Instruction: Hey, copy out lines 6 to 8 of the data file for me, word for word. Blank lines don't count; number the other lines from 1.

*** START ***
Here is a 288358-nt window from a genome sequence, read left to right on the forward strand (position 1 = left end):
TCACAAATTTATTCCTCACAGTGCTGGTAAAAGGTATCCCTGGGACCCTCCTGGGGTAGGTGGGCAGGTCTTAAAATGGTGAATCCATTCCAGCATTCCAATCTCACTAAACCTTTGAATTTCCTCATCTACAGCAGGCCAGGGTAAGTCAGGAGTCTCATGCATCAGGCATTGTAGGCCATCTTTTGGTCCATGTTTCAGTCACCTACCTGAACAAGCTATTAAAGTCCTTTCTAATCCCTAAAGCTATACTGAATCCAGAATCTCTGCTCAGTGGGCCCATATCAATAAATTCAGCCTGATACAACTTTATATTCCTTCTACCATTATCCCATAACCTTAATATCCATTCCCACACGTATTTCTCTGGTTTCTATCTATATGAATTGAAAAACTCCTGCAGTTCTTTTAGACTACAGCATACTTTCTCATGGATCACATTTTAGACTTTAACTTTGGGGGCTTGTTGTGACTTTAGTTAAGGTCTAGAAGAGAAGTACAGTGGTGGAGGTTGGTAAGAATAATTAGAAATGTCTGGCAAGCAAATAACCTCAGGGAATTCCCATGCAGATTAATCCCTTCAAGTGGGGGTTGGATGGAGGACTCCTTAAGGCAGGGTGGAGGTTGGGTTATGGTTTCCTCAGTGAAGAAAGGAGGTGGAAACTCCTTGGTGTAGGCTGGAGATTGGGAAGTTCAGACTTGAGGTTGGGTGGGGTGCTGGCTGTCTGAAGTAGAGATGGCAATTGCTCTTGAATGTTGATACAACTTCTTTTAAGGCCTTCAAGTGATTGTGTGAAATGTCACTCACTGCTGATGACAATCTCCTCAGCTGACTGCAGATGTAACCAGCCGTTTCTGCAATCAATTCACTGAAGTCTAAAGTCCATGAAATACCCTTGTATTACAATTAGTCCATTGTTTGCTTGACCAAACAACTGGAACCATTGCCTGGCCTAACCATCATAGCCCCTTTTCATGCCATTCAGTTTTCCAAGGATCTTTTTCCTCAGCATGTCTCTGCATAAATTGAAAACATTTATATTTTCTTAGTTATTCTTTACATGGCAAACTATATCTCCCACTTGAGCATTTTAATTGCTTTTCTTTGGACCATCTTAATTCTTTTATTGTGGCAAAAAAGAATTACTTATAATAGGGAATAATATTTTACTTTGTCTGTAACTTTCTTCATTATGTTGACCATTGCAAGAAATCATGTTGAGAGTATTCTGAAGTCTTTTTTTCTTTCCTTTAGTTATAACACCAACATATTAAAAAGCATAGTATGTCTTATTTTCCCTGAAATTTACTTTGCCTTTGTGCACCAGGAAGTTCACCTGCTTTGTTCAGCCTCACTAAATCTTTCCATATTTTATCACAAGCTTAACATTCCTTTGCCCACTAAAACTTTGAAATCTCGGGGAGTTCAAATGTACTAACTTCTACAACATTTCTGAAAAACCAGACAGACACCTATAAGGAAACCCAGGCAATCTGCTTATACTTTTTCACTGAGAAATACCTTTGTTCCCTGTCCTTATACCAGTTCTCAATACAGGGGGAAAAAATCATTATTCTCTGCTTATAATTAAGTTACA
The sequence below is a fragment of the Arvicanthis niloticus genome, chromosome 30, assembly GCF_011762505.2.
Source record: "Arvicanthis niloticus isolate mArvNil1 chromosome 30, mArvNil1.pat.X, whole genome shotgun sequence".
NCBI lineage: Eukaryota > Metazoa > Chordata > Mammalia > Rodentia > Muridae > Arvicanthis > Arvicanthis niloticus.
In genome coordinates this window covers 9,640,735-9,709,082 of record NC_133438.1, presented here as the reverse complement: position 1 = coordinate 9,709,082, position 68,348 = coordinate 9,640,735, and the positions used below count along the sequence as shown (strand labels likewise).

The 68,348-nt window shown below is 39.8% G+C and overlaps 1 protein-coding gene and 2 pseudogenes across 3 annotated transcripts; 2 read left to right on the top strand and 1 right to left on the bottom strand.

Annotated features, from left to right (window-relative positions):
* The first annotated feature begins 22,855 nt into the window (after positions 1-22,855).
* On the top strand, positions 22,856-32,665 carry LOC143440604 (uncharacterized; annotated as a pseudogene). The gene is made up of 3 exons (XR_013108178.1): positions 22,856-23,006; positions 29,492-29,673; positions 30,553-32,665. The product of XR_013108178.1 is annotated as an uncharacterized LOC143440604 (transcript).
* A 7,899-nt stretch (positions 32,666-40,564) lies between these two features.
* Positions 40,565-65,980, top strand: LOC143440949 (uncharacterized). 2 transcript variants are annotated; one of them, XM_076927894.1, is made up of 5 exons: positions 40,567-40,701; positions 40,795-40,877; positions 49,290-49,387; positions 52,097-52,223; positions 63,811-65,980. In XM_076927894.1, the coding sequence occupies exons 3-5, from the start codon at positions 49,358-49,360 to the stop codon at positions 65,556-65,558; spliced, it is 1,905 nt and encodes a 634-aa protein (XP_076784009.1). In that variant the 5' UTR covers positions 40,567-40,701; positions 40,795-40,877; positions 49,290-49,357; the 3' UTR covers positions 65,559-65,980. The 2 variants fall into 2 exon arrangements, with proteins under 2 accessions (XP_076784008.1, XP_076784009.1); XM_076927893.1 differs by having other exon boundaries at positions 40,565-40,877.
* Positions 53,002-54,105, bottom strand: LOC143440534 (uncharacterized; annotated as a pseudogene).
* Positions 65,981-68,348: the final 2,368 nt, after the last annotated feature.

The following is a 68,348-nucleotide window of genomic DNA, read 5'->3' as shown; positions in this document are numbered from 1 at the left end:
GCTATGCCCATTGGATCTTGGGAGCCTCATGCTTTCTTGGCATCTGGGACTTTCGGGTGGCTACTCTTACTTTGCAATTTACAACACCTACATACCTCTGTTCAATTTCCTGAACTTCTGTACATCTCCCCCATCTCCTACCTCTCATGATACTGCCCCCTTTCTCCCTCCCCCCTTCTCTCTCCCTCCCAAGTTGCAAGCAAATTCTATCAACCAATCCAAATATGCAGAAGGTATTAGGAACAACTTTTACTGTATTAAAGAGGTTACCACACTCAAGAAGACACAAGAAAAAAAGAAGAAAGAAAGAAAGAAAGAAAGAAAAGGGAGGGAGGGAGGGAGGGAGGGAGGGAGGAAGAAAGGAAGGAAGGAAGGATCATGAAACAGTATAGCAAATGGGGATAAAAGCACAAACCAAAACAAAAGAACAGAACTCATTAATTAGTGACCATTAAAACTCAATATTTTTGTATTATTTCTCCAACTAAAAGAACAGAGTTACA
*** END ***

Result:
In genome coordinates this window covers 9,640,735-9,709,082 of record NC_133438.1, presented here as the reverse complement: position 1 = coordinate 9,709,082, position 68,348 = coordinate 9,640,735, and the positions used below count along the sequence as shown (strand labels likewise).

The 68,348-nt window shown below is 39.8% G+C and overlaps 1 protein-coding gene and 2 pseudogenes across 3 annotated transcripts; 2 read left to right on the top strand and 1 right to left on the bottom strand.

Annotated features, from left to right (window-relative positions):